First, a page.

In April, former Senators Heidi Heitkamp (D-ND) and Joe Donnelly (D-IN) launched the One Country Project. They developed this project as an effort to help Democrats win back the Senate and White House in 2020.  The focus of the project is on rural America and its “forgotten” voters who turned out in droves for President Trump in 2016.

They are now sounding the alarm and warning Democrats that winning the Senate in 2020 is an uphill battle.  And they’re not wrong.

KVRR reported on the group’s launch at the time:

Two former Democratic senators from red states who lost re-election bids in 2018 are leading a campaign to help their party win back votes in rural America.

North Dakota’s Heidi Heitkamp and Indiana’s Joe Donnelly are starting an initiative called the One Country Project.

Its website states that Democrats need to “reopen the dialogue” in areas where people have traditionally voted Republican.

The group aims to get Democrats on board to retake the White House in 2020.

The One Country Project’s focus on rural voters is unmistakable on their website.  Their stated mission is as follows:

The One Country Project is dedicated to reopening the dialogue with rural communities, rebuilding trust and respect, and advancing an opportunity agenda for rural Americans.

They have also posted the following graphic showing the importance of the rural voter in presidential elections:

Additionally, they feature “In the News” stories focused on issues of concern to rural voters whom Democrats have ridiculed, insulted, and ignored for decades.

Heitkamp is among the few remaining Democrats who knew all along that “deplorables” vote, too.  Donnelly, not so much.  Nonetheless, they’ve joined forces to turn out the rural vote for Democrats . . . and in warning Democrats that they may not win the Senate in 2020.

Axios reports:

Republicans have a significant head start in the race to keep control of the Senate, per this group’s analysis.

  • Because of their stronghold in rural areas, and based on previous presidential election results, the GOP has a 40-seat, “built-in base in the Senate.”
  • Compare that to just 26 Senate seats that Democrats are best positioned to win.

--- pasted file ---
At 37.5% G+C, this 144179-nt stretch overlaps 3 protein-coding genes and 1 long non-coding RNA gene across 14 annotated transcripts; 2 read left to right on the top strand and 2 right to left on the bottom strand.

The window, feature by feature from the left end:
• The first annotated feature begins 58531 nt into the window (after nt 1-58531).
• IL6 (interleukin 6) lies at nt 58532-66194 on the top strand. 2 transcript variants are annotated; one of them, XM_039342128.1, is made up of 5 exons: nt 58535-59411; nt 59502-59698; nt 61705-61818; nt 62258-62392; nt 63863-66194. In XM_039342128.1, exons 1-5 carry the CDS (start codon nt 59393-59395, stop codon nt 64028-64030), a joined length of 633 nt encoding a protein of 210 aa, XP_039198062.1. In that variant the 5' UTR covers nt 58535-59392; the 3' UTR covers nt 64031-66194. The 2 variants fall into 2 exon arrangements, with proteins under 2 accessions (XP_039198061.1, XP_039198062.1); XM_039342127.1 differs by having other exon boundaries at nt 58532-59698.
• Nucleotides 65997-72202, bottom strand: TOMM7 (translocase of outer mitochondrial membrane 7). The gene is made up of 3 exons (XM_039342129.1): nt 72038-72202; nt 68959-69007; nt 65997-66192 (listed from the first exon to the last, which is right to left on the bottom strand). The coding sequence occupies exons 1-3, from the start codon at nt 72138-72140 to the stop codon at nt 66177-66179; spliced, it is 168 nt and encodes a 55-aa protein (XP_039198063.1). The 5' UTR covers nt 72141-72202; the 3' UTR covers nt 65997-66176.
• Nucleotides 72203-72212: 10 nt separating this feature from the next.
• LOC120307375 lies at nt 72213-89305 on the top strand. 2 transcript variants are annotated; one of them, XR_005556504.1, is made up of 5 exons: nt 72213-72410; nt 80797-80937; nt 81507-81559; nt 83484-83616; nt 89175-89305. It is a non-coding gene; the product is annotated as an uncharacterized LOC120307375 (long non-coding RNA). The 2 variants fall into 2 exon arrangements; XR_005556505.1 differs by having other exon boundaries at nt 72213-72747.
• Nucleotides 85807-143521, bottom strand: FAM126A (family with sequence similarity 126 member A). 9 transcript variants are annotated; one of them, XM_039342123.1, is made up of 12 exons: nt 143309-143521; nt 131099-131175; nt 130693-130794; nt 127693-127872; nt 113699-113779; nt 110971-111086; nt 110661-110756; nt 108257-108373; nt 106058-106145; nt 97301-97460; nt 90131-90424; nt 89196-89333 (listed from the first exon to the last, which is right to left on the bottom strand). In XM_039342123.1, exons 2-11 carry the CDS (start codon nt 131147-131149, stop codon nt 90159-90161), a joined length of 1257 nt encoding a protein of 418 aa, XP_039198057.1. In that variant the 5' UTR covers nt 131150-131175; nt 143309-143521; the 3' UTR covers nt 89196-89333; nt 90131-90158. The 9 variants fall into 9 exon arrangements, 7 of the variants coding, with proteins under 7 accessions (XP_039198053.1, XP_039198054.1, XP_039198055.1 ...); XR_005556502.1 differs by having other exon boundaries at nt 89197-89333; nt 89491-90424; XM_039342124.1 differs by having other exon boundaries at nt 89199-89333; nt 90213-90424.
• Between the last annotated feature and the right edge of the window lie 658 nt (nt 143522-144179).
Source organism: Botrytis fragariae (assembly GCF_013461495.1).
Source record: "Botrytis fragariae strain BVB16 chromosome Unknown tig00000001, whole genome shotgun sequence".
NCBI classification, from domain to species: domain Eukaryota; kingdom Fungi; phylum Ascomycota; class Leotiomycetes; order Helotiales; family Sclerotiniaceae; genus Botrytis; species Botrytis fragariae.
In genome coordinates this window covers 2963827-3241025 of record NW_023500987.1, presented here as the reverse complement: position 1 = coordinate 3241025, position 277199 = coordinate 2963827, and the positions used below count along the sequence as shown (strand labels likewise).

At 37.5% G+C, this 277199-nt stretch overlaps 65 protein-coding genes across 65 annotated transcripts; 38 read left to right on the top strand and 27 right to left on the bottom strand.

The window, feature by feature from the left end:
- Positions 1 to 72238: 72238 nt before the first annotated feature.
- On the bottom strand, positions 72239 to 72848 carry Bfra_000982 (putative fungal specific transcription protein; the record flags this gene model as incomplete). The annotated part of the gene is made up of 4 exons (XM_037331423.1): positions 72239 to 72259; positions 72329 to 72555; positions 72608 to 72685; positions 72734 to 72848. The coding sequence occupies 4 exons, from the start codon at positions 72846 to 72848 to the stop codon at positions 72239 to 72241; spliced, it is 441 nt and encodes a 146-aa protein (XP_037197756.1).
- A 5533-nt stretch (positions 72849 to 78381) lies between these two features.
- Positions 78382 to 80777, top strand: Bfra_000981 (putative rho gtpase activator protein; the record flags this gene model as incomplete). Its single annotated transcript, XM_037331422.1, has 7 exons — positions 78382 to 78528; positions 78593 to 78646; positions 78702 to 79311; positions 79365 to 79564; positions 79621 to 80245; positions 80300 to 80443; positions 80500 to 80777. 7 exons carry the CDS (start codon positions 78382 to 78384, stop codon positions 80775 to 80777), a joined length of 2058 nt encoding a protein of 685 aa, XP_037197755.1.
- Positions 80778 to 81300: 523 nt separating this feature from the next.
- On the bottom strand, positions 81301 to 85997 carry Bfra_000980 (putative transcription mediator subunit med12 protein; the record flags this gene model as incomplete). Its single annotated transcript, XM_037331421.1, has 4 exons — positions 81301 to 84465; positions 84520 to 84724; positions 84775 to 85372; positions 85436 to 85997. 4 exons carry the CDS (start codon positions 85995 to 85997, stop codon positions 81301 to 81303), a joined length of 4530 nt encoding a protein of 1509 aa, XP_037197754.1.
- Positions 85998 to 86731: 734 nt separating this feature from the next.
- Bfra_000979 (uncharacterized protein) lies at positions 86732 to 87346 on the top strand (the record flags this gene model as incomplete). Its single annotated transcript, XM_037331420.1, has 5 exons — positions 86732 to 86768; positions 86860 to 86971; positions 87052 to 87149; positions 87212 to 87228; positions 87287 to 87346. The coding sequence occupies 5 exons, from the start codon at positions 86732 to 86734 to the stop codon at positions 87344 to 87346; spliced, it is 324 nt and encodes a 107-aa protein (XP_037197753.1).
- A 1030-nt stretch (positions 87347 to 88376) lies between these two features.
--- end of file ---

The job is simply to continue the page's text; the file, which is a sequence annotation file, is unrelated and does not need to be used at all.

• That’s prompting some Democrats — like former North Dakota Sen. Heidi Heitkamp, who’s a founding member of One Country Project — to sound the alarm ahead of 2020.

“[U]nless we do a better job engaging rural Americans, Republicans will have a massive head start in every race for a Senate majority and a lock on enough seats to stand in the way of a Democratic president’s agenda,” Heitkamp said. “If nothing changes, Democrats will never have more than a hope and a prayer of eking out a slim Senate majority — at best.” [emphasis in original]

While Democrats in 2020 are defending only 12 Senate seats to the Republican 22, they are facing a disadvantage because the majority of the Republican seats are in states that went heavily for Trump in 2016.

Axios continues:

Those “built-in” advantages are based on each party’s “base” states, where they won the presidential vote by 10 percentage points or more in the last election.

  • Democrats won 13 states by that measure in 2016, which translates to 26 Senate seats.
  • Republicans won 20 states by that measure, which gives them an advantage in 40 Senate races.
  • In 2020, there are 22 Republican incumbents up for re-election compared to just 12 Democratic senators.
  • Conventional wisdom says that the GOP should be more vulnerable given those numbers. But since these Republican incumbents mostly come from states that heavily support President Trump — and considering Senate results increasingly match presidential results — this could pose another challenge for Democrats.

The Democrats could make modest gains, but it seems unlikely, at this point, that they will retake the Senate.  Indeed, they could conceivably lose more seats to Republicans in 2020.

Vox reports:

The No. 1 item on the agenda for Democrats in 2020 is defeating Donald Trump. But the Democratic agenda hinges on retaking the Senate. And that could be an uphill battle.

Senate Republicans hold a three-seat majority and will have to defend 22 seats in 2020. Democrats, meanwhile, are up in just 12 states. But the map still doesn’t look good for them.

“What makes this map very deceiving was in 2018, Democrats had to defend five seats in states Trump won by 19 points or more,” said Jennifer Duffy, a Senate expert at the nonpartisan Cook Political Report. “In this case, there’s no Republican sitting in a state that Clinton won by more than 5.”

Just three Republican seats seem truly competitive, as far as the Cook Political Report is concerned: Colorado, Arizona, and Maine. The rest is a sea of red, including the seat Democrats have to defend in ultraconservative Alabama.

Ultimately, the eventual Democrat presidential nominee will also likely influence how rural voters vote down-ballot.  If Democrats select a raving socialist lunatic hellbent on economy- and nation-destroying policies like the ones in the current clown car of progressive/socialist/communist presidential hopefuls trumpet, their chances of flipping a red seat will be vanishingly small.


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